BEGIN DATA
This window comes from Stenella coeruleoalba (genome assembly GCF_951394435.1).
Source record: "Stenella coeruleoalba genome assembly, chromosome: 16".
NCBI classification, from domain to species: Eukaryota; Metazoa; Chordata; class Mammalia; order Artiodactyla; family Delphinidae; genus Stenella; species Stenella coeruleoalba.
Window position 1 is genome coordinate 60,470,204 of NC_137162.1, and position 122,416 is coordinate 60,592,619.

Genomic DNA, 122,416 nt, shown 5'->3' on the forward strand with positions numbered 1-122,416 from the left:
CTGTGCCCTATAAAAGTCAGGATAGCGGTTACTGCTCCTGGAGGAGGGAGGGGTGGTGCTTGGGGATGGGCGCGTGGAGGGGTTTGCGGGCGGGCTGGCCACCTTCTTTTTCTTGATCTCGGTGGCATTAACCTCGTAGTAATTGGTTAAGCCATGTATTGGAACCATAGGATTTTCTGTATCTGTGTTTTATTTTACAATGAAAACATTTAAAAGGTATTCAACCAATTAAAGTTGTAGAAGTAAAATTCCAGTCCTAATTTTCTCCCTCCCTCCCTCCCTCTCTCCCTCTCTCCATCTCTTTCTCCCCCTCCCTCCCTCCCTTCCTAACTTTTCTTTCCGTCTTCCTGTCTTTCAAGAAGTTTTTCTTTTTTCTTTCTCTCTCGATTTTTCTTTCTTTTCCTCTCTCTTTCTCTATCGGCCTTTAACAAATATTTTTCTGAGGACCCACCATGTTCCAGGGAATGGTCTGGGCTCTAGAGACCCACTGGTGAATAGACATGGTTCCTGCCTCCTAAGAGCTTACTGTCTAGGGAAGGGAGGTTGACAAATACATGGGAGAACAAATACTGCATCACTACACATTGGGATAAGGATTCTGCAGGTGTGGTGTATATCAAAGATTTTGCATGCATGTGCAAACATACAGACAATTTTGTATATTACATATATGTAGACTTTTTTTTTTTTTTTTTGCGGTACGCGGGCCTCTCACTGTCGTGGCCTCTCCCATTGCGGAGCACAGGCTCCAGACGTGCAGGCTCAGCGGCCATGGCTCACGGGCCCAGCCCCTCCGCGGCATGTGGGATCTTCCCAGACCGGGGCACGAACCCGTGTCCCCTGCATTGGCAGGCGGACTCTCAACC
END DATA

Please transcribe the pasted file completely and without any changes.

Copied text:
This window comes from Stenella coeruleoalba (genome assembly GCF_951394435.1).
Source record: "Stenella coeruleoalba genome assembly, chromosome: 16".
NCBI classification, from domain to species: Eukaryota; Metazoa; Chordata; class Mammalia; order Artiodactyla; family Delphinidae; genus Stenella; species Stenella coeruleoalba.
Window position 1 is genome coordinate 60,470,204 of NC_137162.1, and position 122,416 is coordinate 60,592,619.

Genomic DNA, 122,416 nt, shown 5'->3' on the forward strand with positions numbered 1-122,416 from the left:
CTGTGCCCTATAAAAGTCAGGATAGCGGTTACTGCTCCTGGAGGAGGGAGGGGTGGTGCTTGGGGATGGGCGCGTGGAGGGGTTTGCGGGCGGGCTGGCCACCTTCTTTTTCTTGATCTCGGTGGCATTAACCTCGTAGTAATTGGTTAAGCCATGTATTGGAACCATAGGATTTTCTGTATCTGTGTTTTATTTTACAATGAAAACATTTAAAAGGTATTCAACCAATTAAAGTTGTAGAAGTAAAATTCCAGTCCTAATTTTCTCCCTCCCTCCCTCCCTCTCTCCCTCTCTCCATCTCTTTCTCCCCCTCCCTCCCTCCCTTCCTAACTTTTCTTTCCGTCTTCCTGTCTTTCAAGAAGTTTTTCTTTTTTCTTTCTCTCTCGATTTTTCTTTCTTTTCCTCTCTCTTTCTCTATCGGCCTTTAACAAATATTTTTCTGAGGACCCACCATGTTCCAGGGAATGGTCTGGGCTCTAGAGACCCACTGGTGAATAGACATGGTTCCTGCCTCCTAAGAGCTTACTGTCTAGGGAAGGGAGGTTGACAAATACATGGGAGAACAAATACTGCATCACTACACATTGGGATAAGGATTCTGCAGGTGTGGTGTATATCAAAGATTTTGCATGCATGTGCAAACATACAGACAATTTTGTATATTACATATATGTAGACTTTTTTTTTTTTTTTTTGCGGTACGCGGGCCTCTCACTGTCGTGGCCTCTCCCATTGCGGAGCACAGGCTCCAGACGTGCAGGCTCAGCGGCCATGGCTCACGGGCCCAGCCCCTCCGCGGCATGTGGGATCTTCCCAGACCGGGGCACGAACCCGTGTCCCCTGCATTGGCAGGCGGACTCTCAACC